Title

The Effect of Fast-Tracking on Neurological Complications Post-Cardiopulmonary Bypass.

Publication/Presentation Date

11-1-1996

Abstract

With the push to get patients through the system in five days, most patients undergoing nonemergency coronary artery bypass grafting (CABG) are being "fast-tracked'. Using this anaesthetic regimen appears to keep patients less anaesthetized (light) during cardiopulmonary bypass (CPB) than when using our previous regimen. This is manifested by higher mean arterial pressures (maintained above 65 mmHg) during CPB. If patients are receiving less anaesthesia during CPB, they may have an increased cerebral metabolism. This could lead to decreased cerebral oxygenation with a resultant neurological deficit postoperatively. A retrospective analysis of 200 patients who underwent nonemergency CABG was conducted to evaluate postoperative neurological complications. The patients were matched by surgeon, procedure and CPB time. They were separated into two groups: group 1 had maintained mean arterial pressures greater than 65 mmHg on CPB (n = 100) and group 2 had pressures less than 65 mmHg (n = 100). Group 1 had two patients (2%) who exhibited neurological complications after CPB (delirium, continuous coma for at least 24 h) with both of these patients previously having noted cerebrovascular disease. Group 2 also had two patients (2%) with postoperative neurological complications (delirium, transient stroke) with one patient having cerebrovascular disease. From our study, we cannot say that fast-tracking increases the risk for postoperative neurological complications. This could be due to the fact that we maintained the mean venous oxygen saturation during CPB above 70%. More specific testing needs to be done to truly rule out any negative postoperative effect.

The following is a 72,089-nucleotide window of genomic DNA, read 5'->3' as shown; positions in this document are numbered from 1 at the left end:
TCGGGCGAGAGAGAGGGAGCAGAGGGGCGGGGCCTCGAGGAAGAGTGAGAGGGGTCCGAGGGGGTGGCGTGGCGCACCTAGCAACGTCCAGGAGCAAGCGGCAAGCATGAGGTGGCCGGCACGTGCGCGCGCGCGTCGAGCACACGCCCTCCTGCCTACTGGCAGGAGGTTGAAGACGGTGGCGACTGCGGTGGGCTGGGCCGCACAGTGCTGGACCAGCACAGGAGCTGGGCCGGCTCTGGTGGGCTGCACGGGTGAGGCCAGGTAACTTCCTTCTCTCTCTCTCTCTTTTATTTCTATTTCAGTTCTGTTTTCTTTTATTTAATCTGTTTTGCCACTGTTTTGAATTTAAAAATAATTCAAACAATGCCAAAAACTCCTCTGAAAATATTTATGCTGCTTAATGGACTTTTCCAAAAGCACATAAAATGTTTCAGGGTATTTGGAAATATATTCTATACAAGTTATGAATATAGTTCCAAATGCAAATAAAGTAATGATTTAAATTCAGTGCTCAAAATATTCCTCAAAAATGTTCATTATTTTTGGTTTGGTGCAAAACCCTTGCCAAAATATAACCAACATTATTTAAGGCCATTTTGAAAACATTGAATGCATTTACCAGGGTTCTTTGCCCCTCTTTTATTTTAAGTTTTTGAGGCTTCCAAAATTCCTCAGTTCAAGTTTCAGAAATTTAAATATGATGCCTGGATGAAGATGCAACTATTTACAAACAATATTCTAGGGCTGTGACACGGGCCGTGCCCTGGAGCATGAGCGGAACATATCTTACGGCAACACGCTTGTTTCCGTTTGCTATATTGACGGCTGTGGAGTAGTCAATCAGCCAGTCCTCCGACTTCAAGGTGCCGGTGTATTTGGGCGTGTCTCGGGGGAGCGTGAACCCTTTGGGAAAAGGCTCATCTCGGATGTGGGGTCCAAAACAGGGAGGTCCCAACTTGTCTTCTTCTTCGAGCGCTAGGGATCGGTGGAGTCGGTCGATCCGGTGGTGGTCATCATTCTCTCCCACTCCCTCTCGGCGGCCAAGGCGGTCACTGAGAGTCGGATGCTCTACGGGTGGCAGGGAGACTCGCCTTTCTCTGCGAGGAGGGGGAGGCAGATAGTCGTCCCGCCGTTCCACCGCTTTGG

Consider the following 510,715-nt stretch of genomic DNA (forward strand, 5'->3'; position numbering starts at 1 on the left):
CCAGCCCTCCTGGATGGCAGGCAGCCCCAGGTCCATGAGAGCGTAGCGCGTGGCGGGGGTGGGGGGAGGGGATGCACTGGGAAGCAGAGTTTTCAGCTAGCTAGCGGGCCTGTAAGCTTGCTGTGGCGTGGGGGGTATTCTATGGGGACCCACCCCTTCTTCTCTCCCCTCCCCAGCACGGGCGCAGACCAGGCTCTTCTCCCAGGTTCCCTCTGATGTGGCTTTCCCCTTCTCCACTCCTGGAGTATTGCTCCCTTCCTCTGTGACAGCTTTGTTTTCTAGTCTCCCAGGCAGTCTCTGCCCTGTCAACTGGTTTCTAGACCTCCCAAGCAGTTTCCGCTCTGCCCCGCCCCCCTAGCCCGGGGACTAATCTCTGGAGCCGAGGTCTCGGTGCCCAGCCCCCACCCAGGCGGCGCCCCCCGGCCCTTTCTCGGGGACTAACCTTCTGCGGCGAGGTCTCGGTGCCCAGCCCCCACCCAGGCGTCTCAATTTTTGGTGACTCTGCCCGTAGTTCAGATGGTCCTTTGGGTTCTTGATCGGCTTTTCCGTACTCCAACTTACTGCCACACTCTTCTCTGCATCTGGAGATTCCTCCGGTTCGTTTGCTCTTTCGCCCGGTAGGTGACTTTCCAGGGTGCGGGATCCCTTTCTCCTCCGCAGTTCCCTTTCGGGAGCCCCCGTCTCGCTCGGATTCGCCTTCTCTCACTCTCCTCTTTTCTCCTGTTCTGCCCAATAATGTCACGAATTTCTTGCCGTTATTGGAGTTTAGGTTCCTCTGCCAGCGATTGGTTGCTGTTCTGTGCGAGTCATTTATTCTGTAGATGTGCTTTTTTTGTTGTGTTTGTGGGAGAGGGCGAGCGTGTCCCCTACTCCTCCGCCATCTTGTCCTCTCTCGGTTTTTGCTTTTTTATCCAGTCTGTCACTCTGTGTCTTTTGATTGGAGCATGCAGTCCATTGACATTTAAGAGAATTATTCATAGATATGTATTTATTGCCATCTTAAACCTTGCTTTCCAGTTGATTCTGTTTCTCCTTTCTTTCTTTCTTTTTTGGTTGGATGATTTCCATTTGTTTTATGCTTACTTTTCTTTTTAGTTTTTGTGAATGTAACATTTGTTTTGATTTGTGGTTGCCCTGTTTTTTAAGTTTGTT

Volume

11

Issue

6

First Page

451

Last Page

453

ISSN

0267-6591

Disciplines

Medical Sciences | Medicine and Health Sciences | Surgery

PubMedID

8971945

Department(s)

Department of Medicine, Department of Surgery

Document Type

Article